samuel x. brase likes to write

Rules on Rules

Posted in novel planning by Sam X. on 25 February 2010

I’m not sure if it’s our day and age, or what, but rules about writing have sprouted up everywhere, like springtime for Steinbeck. The Salon article that broke my silence on this issue addresses the fact that “writers have been advising other writers since at least as far back as Aristotle,” so it must be with the Internet that we decided to parse things down into neat lists of numerical rules.

I read half of the Guardian’s list of authorial rules and felt sick. Many of the rules are very good ones, and honestly I could do well to take them to heart. Some of them I already swear by–every day I see an adverb that I’d like to strike down–but some of them make me cringe. Especially (sorry about that) because half the lists have, as their rule #10, a disclaimer that rules are made to be broken and that one shouldn’t follow them over a cliff.

Perhaps this is my personality. My girlfriend can attest to the fact that I dislike writing rules; my mentor in college, if I may call her such, received her fair share of stories that just skirted within an assignment’s boundaries. A certain story about talking rabbits comes to mind.

Incidentally, her Tuesday post is a list of rules–and she was inspired by yet another list of rules. Ideas on the Internet, they proliferate. Like rabbits. Procreate. Whatever. Her rules are funny, and I appreciate that. “13. Write what you know, especially you white people out there.” Ah, yes. I can relax a little.

At this point, if I aggregated all the rules I thought useful or interesting, I’d probably have upward of 20 things I need to keep track of while I write. But a lot of these rules are for children. Read? Write? If you’re not doing those things,  you’re not a writer. Why do we even concern ourselves with that?

Rules are–rules are ridiculous. They contradict themselves. One tells us to write every day, the other tells us not to force it. It’s a cacophony of guidelines, and the guidelines are going in their own directions; anyone who followed all of these rules would find themselves suffocated.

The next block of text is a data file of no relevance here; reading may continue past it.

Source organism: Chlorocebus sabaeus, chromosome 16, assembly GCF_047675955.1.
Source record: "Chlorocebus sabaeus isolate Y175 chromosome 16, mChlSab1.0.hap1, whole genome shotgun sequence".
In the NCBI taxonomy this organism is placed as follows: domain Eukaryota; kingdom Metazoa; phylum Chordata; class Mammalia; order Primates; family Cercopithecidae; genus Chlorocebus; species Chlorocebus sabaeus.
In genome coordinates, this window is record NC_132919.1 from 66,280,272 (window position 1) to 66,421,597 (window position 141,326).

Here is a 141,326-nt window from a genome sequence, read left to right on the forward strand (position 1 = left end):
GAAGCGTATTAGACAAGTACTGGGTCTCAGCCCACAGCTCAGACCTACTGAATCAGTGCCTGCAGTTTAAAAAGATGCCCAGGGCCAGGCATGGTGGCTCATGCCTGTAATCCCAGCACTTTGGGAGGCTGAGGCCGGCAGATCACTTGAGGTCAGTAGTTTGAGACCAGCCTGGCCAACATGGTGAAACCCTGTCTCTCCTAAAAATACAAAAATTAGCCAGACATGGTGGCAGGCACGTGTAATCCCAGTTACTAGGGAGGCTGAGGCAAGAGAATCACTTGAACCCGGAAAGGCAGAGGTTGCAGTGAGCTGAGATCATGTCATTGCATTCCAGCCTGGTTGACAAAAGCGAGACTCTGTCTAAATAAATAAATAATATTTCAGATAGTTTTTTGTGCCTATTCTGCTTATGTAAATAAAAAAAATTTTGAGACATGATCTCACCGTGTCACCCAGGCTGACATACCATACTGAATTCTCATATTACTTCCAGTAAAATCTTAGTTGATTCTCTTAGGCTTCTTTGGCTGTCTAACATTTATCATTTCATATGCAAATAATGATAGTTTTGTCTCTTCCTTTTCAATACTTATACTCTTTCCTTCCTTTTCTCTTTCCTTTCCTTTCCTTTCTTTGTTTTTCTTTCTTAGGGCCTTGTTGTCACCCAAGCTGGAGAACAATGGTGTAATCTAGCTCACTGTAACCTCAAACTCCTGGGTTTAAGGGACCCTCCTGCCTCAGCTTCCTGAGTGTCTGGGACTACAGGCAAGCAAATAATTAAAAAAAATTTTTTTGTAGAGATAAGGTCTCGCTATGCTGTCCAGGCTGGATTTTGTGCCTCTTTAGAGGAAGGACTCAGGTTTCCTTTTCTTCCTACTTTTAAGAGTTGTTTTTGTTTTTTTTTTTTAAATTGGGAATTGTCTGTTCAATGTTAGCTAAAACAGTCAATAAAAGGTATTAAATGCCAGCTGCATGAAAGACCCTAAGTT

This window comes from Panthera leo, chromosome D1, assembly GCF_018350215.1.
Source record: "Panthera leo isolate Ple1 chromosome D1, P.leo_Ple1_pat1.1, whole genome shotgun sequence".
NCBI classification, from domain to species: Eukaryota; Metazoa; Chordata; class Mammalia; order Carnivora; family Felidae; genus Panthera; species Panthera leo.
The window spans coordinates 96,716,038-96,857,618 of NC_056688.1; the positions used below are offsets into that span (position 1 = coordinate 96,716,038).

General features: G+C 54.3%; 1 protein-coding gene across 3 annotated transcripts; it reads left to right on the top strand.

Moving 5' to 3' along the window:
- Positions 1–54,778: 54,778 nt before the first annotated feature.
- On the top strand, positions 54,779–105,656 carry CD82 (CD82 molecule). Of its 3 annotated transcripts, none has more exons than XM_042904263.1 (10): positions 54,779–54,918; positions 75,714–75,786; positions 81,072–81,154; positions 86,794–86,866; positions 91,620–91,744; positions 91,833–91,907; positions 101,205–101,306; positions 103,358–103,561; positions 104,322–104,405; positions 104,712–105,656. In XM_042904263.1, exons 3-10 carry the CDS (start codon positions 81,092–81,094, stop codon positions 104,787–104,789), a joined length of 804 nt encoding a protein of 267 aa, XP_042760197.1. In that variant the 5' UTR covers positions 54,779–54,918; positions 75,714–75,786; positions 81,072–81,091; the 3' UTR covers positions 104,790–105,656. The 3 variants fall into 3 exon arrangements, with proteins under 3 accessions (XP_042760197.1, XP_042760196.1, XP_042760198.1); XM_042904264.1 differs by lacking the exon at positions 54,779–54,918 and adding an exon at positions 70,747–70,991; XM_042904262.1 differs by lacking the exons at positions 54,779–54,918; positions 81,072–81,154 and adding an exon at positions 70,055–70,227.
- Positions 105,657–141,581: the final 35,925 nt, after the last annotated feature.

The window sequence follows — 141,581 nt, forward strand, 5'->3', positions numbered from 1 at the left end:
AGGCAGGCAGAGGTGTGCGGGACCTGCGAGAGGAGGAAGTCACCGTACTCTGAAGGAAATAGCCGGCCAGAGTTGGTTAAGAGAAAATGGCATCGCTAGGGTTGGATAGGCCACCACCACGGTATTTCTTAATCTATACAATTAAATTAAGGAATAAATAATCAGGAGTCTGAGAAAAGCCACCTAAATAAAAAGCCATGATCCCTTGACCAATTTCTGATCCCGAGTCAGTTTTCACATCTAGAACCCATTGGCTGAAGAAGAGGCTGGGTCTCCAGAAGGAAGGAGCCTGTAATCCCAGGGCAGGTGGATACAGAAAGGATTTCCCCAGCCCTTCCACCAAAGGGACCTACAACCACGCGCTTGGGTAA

I say the hell with lists. I’m tired of them, they’re making me neurotic, and I’m already neurotic enough. One rule is all I need, and it’s from Neil Gaiman. The rest of it can shove off.

The main rule of writing is that if you do it with enough assurance and confidence, you’re allowed to do whatever you like. (That may be a rule for life as well as for writing. But it’s definitely true for writing.) So write your story as it needs to be written. Write it ­honestly, and tell it as best you can. I’m not sure that there are any other rules. Not ones that matter.


4 Responses

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  1. Laura Ellen Scott said, on 25 February 2010 at 10:52 pm

    excellent rant. beautiful even.

  2. ktvo said, on 25 February 2010 at 11:10 pm

    glad you enjoyed it. I felt like I was going crazy.

  3. EeLeen Lee said, on 28 February 2010 at 6:57 pm

    thats why the sudden mushrooming of the ‘How to Write’ industry
    Every writer offers their 2/10 cents, even me, but the key word is ‘offer’. Advice- take it or don’t take it.

    But I follow what Mr. Gaiman says too.

  4. cheyanneyoung said, on 9 March 2010 at 7:19 pm

    Great post. I don’t take to heart any advice about reading.. At the end of the day, all i need is a spell checker.

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